Pecan tree management after ice storm damage
Ice damage is typically more severe in pecan orchards than in other orchard crops as the pecan’s height, long limbs, and large leaf areas accumulate ice, the weight of which causes breakage. The damage is especially severe in trees without hedging. Pecan trees usually take 3 to 5 years to recover productivity, but improper management may extend that time period. One management scheme to avoid is the application of high levels of nitrogen to encourage growth and redevelop the tree canopies. This management technique causes trees to become vegetative and develop long, weak shoots that can not support the nut load’s weight when the trees do finally produce a large crop.
When severe breakage of limbs occurs, adventitious buds will arise at the broken/cut end of a limb, which will develop into epicormic shoots. Figure 1 (c) shows abundant epicormic shoots developing beneath a cut of the broken limbs from trees damaged in the October 2020 ice storm in the OSU experimental orchard near Perkins, Oklahoma.
As these epicormic shoots develop, growers may question what to do about them. Do we need to thin epicormic shoots? The management of epicormic shoots in damaged pecan hasn’t received much attention. According to a 2020 presentation from Dr. Charles Rohla with the Noble Research Institute, an over-abundance of epicormic shoots could reduce the vigor of single shoots and weaken limb structure in the future. Additionally, in an article published in HortScience in 1991, Dr. Ray E. Worley indicated sprout removal was required to reduce the number of epicormic shoots around the pruning wound.
Or is it unnecessary to prune epicormic shoots? Some pecan specialists believe so. In a 2011 blog post titled “Ice storm recovery update,” Dr. William Reid argued that the competition for sunlight among these epicormic shoots will eventually lead to natural thinning, with the least heavily shaded limbs becoming dominant and growing into fruiting wood. The reason makes sense. But obviously, waiting for natural competition also means a waste of carbohydrates, and the broken part might not be able to rebuild strong limbs to bear nuts.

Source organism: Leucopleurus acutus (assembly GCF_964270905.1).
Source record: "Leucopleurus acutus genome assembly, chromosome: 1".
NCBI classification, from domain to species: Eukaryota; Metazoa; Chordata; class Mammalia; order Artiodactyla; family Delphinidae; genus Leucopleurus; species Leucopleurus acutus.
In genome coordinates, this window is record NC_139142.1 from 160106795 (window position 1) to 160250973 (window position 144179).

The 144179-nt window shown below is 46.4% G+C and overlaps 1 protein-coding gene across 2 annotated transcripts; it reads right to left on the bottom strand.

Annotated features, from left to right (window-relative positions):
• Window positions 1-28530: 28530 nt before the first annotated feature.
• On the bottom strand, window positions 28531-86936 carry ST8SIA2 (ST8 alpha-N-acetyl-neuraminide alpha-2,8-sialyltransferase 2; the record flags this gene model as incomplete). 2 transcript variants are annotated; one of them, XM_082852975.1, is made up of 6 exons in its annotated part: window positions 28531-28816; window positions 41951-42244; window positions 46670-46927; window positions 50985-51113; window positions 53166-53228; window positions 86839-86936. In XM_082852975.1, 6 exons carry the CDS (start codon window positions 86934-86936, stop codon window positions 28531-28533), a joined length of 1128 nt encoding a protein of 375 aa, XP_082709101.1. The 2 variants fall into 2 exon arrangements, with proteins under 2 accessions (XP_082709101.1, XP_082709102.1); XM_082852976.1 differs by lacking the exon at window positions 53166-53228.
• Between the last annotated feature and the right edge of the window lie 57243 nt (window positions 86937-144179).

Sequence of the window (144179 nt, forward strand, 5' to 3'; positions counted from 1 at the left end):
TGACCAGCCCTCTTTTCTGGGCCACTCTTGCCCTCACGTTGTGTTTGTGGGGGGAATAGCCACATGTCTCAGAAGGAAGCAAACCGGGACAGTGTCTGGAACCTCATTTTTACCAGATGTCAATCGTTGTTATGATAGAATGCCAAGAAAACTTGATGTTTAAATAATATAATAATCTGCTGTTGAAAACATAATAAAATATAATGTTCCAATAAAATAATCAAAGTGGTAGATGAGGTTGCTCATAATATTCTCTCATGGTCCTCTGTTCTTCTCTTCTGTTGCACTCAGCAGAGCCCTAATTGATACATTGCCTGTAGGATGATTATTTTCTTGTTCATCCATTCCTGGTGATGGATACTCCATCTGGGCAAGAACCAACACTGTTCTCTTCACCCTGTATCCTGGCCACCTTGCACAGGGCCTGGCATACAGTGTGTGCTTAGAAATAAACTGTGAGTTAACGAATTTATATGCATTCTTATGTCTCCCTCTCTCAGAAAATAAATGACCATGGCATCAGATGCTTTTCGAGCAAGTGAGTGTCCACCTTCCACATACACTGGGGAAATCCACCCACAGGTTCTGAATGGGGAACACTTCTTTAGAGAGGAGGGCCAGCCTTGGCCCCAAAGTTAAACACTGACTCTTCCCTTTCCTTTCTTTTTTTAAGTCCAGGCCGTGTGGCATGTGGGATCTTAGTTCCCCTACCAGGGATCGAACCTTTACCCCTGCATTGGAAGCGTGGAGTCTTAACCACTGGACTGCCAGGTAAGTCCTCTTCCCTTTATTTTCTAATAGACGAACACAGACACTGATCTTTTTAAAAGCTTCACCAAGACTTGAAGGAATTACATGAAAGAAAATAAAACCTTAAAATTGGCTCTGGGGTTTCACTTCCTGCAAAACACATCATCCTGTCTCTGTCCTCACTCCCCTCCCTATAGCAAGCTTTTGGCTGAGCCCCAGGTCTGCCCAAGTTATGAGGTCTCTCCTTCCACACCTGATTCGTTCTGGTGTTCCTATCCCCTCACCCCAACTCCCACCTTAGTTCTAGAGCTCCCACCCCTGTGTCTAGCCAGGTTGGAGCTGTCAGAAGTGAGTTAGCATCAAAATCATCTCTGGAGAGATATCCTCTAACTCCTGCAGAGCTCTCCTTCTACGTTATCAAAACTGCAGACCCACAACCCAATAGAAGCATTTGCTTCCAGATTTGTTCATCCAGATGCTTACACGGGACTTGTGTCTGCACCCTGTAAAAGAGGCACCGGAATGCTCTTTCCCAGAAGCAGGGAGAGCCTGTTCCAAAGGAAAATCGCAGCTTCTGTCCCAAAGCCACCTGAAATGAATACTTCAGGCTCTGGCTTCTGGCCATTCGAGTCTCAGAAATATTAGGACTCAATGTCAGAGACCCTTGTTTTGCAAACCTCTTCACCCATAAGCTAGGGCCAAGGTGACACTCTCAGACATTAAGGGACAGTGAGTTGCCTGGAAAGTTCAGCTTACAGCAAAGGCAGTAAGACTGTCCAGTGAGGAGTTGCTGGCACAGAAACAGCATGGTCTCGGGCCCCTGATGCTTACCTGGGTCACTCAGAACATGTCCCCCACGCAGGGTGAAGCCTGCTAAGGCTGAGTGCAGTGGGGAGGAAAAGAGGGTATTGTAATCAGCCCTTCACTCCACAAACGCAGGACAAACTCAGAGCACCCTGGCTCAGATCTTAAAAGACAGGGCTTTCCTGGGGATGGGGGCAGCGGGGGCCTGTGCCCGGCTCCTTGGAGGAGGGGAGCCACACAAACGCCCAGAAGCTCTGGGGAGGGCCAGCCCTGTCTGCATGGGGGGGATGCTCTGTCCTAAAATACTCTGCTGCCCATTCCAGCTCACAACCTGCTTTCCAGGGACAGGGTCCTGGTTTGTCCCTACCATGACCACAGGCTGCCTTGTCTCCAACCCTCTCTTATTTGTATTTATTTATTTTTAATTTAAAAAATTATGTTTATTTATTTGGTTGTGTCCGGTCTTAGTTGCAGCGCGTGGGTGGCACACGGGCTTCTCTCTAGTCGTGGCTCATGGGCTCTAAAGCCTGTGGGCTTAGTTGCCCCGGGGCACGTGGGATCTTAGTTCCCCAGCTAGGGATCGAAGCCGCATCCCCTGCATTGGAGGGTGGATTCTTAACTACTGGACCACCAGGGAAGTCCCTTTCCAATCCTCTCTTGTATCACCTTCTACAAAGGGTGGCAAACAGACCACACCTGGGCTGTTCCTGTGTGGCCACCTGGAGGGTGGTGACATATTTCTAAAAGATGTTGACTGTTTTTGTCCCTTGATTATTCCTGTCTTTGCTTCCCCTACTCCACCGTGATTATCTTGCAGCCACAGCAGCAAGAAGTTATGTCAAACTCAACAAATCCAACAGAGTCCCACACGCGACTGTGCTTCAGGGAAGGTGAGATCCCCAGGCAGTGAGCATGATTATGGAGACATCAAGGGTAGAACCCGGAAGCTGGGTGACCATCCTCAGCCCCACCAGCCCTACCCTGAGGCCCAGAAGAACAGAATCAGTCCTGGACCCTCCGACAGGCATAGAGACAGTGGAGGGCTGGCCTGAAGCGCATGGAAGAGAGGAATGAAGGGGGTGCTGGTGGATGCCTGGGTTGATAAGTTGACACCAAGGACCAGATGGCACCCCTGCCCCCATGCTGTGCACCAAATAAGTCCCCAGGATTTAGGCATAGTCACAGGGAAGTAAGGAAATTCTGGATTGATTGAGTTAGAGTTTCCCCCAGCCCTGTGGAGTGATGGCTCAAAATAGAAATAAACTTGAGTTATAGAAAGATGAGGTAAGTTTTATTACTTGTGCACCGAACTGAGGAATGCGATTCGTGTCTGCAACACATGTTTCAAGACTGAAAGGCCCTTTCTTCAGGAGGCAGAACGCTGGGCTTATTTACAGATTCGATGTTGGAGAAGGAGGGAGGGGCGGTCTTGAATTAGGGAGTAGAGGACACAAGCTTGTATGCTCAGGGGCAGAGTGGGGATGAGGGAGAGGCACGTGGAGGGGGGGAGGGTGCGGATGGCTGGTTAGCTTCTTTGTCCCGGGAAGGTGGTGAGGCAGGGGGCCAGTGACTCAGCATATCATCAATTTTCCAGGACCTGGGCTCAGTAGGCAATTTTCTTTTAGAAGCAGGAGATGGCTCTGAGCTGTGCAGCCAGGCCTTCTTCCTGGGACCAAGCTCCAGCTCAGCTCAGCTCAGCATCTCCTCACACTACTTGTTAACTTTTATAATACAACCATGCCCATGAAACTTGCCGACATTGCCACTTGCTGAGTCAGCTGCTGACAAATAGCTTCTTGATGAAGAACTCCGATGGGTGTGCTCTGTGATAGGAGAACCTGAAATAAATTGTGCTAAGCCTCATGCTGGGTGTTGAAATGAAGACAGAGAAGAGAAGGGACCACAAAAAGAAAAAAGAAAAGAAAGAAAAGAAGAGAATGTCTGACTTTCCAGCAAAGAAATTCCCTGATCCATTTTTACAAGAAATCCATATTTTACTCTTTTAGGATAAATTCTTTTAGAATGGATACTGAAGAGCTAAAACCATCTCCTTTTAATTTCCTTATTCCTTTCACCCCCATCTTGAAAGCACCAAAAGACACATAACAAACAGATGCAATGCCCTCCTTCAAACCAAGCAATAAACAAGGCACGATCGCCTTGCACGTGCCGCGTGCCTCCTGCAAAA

We have initiated a long-term study to evaluate the management of epicormic shoot regrowth and selective removal to encourage a return to productivity in this orchard. As part of this study, we have begun trials to explore epicormic shoot removal levels on the carbohydrate status in trees to understand and promote quicker return bloom and to help construct a clear-cut recovery strategy. Two OSU graduate students, Niranjan Pokhrel and Rashmi Kumari, who started their Master’s program this Spring, are focusing on damaged tree pruning and fertilization.
This year we have thinned epicormic shoots on damaged tree branches at three levels: 1-2 remaining (about 75-95% shoot removal), 4-5 remaining (about 60-75% shoot removal), and a control without removal. Figure 2 demonstrates before and after epicormic shoot removal at the cut end of damaged trees.
To explore the optimum amount of nitrogen application used in damaged trees, we adjusted the amount of urea. The study tests these three application rates: applying full amount (70 lbs/acre nitrogen), half amount (35 lbs/acre nitrogen), and none (0 lbs/acre nitrogen) to trees at 25%, 50%, and 75% canopy loss. We will continue to observe epicormic shoot growth (length and diameter), compare the difference in carbohydrate allocation, and eventually time to re-fruiting between epicormic shoot removal levels and nitrogen treatments.
The success of this experiment could help us develop management recommendations for pecan tree recovery after limb breakage from adverse weather events, like ice storms. Although this research is focused on ice storm recovery, it will be of use for canopy recovery from other types of weather damage, such as tornadoes and hurricanes. We will provide an update with our research results in future issues of Pecan South.